Validation methods do not have to be compatible with ACME in order to be registered. For example, a CA might wish to register a validation method in order to support its use with the ACME extensions to CAA [I-D.ietf-acme-caa].

[[ RFC EDITOR: Please replace XXXX above with the RFC number assigned to this document ]]

10. Security Considerations

ACME is a protocol for managing certificates that attest to identifier/key bindings. Thus the foremost security goal of ACME is to ensure the integrity of this process, i.e., to ensure that the bindings attested by certificates are correct and that only authorized entities can manage certificates. ACME identifies clients by their account keys, so this overall goal breaks down into two more precise goals:

  1. Only an entity that controls an identifier can get an authorization for that identifier
  2. Once authorized, an account key’s authorizations cannot be improperly used by another account

In this section, we discuss the threat model that underlies ACME and the ways that ACME achieves these security goals within that threat model. We also discuss the denial-of-service risks that ACME servers face, and a few other miscellaneous considerations.

10.1. Threat Model

As a service on the Internet, ACME broadly exists within the Internet threat model [RFC3552]. In analyzing ACME, it is useful to think of an ACME server interacting with other Internet hosts along two “channels”:

+------------+
|    ACME    |     ACME Channel
|   Client   |--------------------+
+------------+                    |
                                  V
                            +------------+
                            |    ACME    |
                            |   Server   |
                            +------------+
+------------+                    |
| Validation |<-------------------+
|   Server   |  Validation Channel
+------------+

Communications Channels Used by ACME

In practice, the risks to these channels are not entirely separate, but they are different in most cases. Each channel, for example, uses a different communications pattern: the ACME channel will comprise inbound HTTPS connections to the ACME server and the validation channel outbound HTTP or DNS requests.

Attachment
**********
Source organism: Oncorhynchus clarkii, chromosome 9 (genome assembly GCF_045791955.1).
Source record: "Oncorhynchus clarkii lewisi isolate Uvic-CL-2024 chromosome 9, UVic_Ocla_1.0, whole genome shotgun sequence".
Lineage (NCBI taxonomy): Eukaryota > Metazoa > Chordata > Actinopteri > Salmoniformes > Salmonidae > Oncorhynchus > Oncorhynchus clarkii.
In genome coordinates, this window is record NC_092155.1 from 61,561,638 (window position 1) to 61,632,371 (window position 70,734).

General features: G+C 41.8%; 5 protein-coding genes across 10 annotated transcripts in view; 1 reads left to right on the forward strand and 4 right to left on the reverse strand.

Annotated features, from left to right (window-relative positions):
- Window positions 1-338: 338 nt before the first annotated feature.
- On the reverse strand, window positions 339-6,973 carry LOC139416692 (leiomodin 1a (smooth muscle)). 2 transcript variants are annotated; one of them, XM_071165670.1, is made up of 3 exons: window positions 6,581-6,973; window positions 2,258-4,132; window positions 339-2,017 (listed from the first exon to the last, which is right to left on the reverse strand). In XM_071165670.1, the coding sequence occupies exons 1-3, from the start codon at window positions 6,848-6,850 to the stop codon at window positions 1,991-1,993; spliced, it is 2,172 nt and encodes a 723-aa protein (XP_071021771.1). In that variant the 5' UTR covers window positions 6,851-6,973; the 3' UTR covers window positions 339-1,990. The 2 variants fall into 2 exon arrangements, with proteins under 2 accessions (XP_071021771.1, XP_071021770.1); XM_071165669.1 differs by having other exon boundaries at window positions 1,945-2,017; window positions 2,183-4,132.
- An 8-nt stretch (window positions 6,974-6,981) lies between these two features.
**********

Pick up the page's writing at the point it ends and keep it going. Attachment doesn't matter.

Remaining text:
Broadly speaking, ACME aims to be secure against active and passive attackers on any individual channel. Some vulnerabilities arise (noted below) when an attacker can exploit both the ACME channel and one of the others.

On the ACME channel, in addition to network layer attackers, we also need to account for man-in-the-middle (MitM) attacks at the application layer, and for abusive use of the protocol itself. Protection against application layer MitM addresses potential attackers such as Content Distribution Networks (CDNs) and middleboxes with a TLS MitM function. Preventing abusive use of ACME means ensuring that an attacker with access to the validation channel can’t obtain illegitimate authorization by acting as an ACME client (legitimately, in terms of the protocol).

10.2. Integrity of Authorizations

ACME allows anyone to request challenges for an identifier by registering an account key and sending a new-order request using that account key. The integrity of the authorization process thus depends on the identifier validation challenges to ensure that the challenge can only be completed by someone who both (1) holds the private key of the account key pair, and (2) controls the identifier in question.

Validation responses need to be bound to an account key pair in order to avoid situations where a MitM on ACME HTTPS requests can switch out a legitimate domain holder’s account key for one of his choosing. Such MitMs can arise, for example, if a CA uses a CDN or third-party reverse proxy in front of its ACME interface. An attack by such an MitM could have the following form:

Domain                                         ACME
Holder                  MitM                  Server